• It would provide a buffer in case my work lags as I get older
    • I could accellerate paying off the little bit of debt I have now
    • I could stash it in the bank and increase my savings


    Do those "pros" exceed the "con" of getting a reduced benefit for the rest of my life? I am in good health. Females in the family tend to live to 80-90. Males tend toward heart disease and earlier death.
    What would you do?
    First question is about him receiving spousal benefits, and here is what I think, based on talking to ss last year with my husband: he will not receive bigger spousal benefits if you wait until 70, as they are calculated on what you would receive at full retirement age.
    From an Aarp article on this question,
    https://www.aarp.org/retirement/soci...urity-benefit/

    "If I wait until 70 to claim Social Security, will my spouse get a bigger benefit as well?

    AARP | Comments: 0






    En español | No. The most your spouse can receive on your work record is 50 percent of your primary insurance amount, which is the monthly benefit you are entitled to at full retirement age."

    So if he receives half of what you receive at 68, there would be no increase in him getting yours, as that is calculated on what you would get at full retirement age. Obviously, check this out yourself with social security to see if this is correct.

    Second is about whether you should take benefits now. Personally, I would, as for me, it would take until I was 82 to break even, and you have debt to pay off. I would also want to save it as emergency savings.

    However, the advice of the others is correct; how much more can you make if you wait until 80, and it's like longevity insurance. But usually, that is based on folks who have already saved a bundle, are out of debt, and can self fund for those 2 years. If I were in debt and did not have much saved, I would take it early. But that's just me, and it goes against the common wisdom you'll read in things like Kiplinger retirement, who would agree with the advice you've gotten.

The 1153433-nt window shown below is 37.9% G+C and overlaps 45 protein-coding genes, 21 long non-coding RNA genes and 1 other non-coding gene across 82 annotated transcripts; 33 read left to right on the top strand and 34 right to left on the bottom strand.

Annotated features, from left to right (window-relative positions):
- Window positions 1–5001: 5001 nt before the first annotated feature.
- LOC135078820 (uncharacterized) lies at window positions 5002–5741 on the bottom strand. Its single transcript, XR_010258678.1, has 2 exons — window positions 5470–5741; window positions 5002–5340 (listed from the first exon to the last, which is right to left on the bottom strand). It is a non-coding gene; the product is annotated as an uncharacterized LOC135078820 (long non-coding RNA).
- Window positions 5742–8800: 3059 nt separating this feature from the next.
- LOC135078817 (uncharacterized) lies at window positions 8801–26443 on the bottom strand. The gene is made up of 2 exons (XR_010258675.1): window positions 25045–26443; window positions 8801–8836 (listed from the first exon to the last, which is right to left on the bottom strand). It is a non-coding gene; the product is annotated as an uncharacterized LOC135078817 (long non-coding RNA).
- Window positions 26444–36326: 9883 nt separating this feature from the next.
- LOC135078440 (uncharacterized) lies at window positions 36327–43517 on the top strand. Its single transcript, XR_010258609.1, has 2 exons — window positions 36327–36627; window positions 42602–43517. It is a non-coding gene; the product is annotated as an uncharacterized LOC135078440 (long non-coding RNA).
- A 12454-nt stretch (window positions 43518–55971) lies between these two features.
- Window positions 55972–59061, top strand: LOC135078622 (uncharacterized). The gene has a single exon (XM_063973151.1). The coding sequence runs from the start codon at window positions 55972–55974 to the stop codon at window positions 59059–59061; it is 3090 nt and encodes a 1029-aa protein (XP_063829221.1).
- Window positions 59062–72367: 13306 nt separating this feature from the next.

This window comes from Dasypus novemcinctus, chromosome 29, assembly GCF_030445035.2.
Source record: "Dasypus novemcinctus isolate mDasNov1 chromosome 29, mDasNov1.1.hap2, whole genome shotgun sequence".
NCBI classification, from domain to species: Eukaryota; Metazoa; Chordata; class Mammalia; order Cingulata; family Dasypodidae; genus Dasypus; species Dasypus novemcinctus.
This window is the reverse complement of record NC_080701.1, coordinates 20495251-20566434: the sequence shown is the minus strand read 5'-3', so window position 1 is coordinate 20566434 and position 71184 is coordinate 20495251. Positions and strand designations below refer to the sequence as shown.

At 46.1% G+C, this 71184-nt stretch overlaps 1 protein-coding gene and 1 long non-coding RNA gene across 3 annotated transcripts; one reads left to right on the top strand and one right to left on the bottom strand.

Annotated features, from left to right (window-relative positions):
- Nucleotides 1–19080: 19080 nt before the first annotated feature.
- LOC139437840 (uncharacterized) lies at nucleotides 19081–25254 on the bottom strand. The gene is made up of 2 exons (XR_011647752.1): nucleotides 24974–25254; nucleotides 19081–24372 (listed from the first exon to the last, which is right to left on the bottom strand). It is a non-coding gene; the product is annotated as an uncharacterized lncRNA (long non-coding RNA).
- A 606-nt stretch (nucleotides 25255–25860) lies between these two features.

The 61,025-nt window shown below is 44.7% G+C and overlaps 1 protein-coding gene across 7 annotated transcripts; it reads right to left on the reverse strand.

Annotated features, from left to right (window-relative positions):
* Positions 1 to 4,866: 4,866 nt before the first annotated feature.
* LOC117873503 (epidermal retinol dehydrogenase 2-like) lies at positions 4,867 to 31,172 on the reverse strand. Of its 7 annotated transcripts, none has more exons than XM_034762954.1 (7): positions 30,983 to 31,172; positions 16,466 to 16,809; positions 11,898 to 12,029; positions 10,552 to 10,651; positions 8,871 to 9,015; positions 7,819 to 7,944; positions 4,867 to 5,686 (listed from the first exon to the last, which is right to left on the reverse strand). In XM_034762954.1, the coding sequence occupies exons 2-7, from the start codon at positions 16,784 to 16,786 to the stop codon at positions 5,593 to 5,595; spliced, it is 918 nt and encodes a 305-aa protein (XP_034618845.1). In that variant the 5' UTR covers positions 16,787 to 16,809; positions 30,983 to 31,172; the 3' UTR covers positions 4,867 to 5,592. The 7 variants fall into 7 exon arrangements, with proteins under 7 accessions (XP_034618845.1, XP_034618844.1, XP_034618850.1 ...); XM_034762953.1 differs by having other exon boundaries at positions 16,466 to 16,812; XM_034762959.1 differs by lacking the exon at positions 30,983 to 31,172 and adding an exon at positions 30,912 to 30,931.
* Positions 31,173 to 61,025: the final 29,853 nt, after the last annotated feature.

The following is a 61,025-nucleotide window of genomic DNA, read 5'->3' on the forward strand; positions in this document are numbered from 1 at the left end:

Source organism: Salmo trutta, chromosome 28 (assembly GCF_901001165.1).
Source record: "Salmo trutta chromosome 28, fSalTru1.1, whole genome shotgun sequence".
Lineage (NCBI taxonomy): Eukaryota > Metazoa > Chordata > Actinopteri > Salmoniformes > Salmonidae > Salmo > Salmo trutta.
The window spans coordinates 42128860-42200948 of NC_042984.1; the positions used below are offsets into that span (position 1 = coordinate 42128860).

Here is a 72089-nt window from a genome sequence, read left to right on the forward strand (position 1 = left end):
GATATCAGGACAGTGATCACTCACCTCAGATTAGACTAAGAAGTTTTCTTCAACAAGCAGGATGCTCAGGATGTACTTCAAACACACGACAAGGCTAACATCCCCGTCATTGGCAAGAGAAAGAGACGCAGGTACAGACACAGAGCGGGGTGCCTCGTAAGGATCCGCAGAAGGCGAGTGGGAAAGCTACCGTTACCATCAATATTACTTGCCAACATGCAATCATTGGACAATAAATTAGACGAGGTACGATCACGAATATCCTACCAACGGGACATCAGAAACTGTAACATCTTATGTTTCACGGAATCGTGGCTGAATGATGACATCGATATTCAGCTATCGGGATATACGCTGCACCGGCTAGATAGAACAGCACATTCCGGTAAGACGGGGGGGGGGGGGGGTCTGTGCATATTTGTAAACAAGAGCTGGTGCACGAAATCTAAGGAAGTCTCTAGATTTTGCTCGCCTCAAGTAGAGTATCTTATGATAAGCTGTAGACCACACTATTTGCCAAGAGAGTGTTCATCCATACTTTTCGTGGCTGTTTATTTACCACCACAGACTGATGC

But for me, debt and lack of a big pile of savings would mean I would probably go taking it now and continuing to work and trying to pile it up between now and when I retired.





  5. #5
    Senior Member iris lilies's Avatar
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    We have been through this sort of. My SS payout is more than DH’s, but his is about 3/4 of mine so no real advantage to him. When I die tho, I think he can opt to take mine (?)

    since we are talking about Social Security, today I turn 66 years old, in the eyes of the Social Security administration “full retirement age. “

    I started drawing Social Security a couple months ago because it was a new tax year and I want to get all the bureaucratic crap completed before gardening season started. So now I am fully on the government dole: Medicare, Social Security income, the whole array of social service entitlements. Yay for socialism!